Shadow of the Demon Lord Initiative for 5e Take Two

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I owe you all many thanks. Last week I showed off an idea for a new Dungeons & Dragons fifth edition initiative system inspired by  a new Unearthed Arcana article put out by Mike Mearls on Greyhawk Initiative and Rob Schwalb’s incredible game Shadow of the Demon Lord. Many of you provided excellent feedback. Among the top criticisms of this system were….

  1. Giving bonus actions weight in the system unfairly gives monsters an edge, since they rarely have bonus action options.
  2. There needs to be more clarification on how things like legendary actions, traps, and spells that end “at the end of your next turn” work.
  3. I should provide a few more options to keep initiative variable for those who want it.
  4. This system should definitely be faster than re-rolling initiative each round.
  5. People seem very concerned about how the Alertness feat would work. This isn’t covered in my updated core system, since feats are optional, but I do cover it with some variants.

So with those thoughts in mind, I present the 2.0 version….

Shadow of the Demon Lord Initiative in D&D 2.0

I’ve proposed a super simple version of Shadow of the Demon Lord  for 5e initiative in a previous blog post and a fuller version in another. Here’s a revised, fuller version:

At the start of each round of combat, each creature declares if taking a fast or slow turn. Creatures do not declare what, specifically, it is going to do during that turn. The following describes each type of turn:

  • Fast Turn. You can take only a an action or move your speed. No matter what you choose to do, you can take a bonus action in addition.
  • Slow Turn. You can take a bonus action, action, and move your speed.

The round of combat then proceeds as follows:

  1. Fast turn phase
    1. Player characters taking a fast turn act.
    2. Monsters taking a fast turn act.
  2. Slow turn phase
    1. Player characters taking a slow turn act.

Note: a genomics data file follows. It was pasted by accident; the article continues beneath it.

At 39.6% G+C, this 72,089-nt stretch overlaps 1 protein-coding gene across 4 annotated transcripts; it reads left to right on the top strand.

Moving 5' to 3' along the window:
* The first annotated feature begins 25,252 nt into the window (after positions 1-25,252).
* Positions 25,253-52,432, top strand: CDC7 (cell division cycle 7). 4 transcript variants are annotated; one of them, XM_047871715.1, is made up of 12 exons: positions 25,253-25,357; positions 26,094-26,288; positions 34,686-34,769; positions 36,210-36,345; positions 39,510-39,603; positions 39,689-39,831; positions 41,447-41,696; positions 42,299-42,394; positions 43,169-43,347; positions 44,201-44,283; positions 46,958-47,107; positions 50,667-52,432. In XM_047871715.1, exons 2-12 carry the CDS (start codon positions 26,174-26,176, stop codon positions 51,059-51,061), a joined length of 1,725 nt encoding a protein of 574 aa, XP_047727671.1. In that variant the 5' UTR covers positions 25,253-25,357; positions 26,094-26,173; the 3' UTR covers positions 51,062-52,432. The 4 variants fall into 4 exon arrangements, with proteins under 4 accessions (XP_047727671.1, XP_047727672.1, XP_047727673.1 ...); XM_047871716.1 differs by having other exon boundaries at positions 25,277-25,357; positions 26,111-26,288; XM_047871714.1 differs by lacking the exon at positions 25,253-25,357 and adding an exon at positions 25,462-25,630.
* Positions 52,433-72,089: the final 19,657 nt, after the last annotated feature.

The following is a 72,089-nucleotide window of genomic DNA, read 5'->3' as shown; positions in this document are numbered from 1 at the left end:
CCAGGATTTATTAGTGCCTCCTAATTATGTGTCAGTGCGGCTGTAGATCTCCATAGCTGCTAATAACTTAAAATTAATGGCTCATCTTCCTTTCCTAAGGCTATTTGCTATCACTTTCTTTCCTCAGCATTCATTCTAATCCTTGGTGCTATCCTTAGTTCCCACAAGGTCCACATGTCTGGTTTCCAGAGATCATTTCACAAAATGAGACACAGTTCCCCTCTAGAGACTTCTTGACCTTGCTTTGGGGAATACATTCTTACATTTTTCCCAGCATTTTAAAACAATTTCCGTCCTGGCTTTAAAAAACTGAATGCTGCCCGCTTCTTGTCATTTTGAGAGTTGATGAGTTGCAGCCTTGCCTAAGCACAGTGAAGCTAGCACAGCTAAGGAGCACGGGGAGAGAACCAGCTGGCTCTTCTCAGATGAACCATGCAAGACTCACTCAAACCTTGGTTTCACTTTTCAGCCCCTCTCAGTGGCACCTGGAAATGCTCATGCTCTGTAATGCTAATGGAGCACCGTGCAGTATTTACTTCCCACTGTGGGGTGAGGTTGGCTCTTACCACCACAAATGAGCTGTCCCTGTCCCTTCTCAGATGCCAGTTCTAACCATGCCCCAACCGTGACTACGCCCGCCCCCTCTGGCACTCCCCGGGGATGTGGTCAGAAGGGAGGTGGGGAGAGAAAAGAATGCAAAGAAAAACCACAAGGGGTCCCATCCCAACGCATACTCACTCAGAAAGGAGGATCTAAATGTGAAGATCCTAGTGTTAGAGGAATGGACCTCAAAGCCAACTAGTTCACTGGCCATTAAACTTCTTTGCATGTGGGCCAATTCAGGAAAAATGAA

2. Monsters taking a slow turn act.

Player characters and monsters in each turn phase decide among themselves the order in which they act. If player characters cannot determine an order, the DM determines it. This could also be determined by allowing an opposed Dexterity check.

Creatures that are surprised take no actions during the first round of combat as normal.

Looking At Specific Cases in Initiative

The following specific cases are handled in these specific ways:

  • Events that occur on initiative count 20, such as a legendary creature’s lair actions, happen before the fast turn phase. Events that occur on initiative count 19 – 6 happen between the fast turn phase and slow turn phase. Events that occur on initiative count 5 – 0 happen after the slow turn phase.
  • Legendary actions can occur after any creature other than the legendary creature takes its turn and recharge at the start of a round, instead of at the start of the legendary creature’s turn.
  • Saving throws, spells, and effects that take place or end “at the start of” or “at the end of” a creature’s next turn instead take place or end at the start of or the end of the turn phase of the same type in the next round. For example, if a wizard casts chill touch against a goblin during the slow turn phase, that goblin cannot heal until the start of the next round’s slow turn phase. If a creature is frightened by a dragon’s Frightful Presence during the fast turn phase, the frightened creature can repeat its saving throw at the end of each fast turn phase.
Variants: Changing Monster Order

Allowing players to always go first means monsters die quicker, which also speeds up play, but for some groups, this isn’t dangerous or variable enough. Two variants below adjust combat to keep it even more random for you.

Variant: Start Old School

At the start of combat, roll for initiative. Each creature in each turn phase acts in the order of its initiative. For example, at the start of combat Bob the wizard rolls a 5, Jill the cleric rolls a 10, Amy the ranger rolls a 15, Sam the paladin rolls an 16, the bugbear rolls a 12, and the goblin rolls a 7. Jill, Amy, and the bugbear all take a fast turn, meaning they act first in this order: Amy (15), bugbear (12), and Jill (10). Then the slow turn phase proceeds as follows: Sam (16), goblin (7), and Bob (5).

Variant: Side Initiative

You can roll for side initiative at the start of each round (this is discussed in the Dungeon Master’s Guide). If the players win, they go first in each turn category. If the monsters win, they go first in each category.

Still Looking for Feedback…

Let me know what you think in the comments below!

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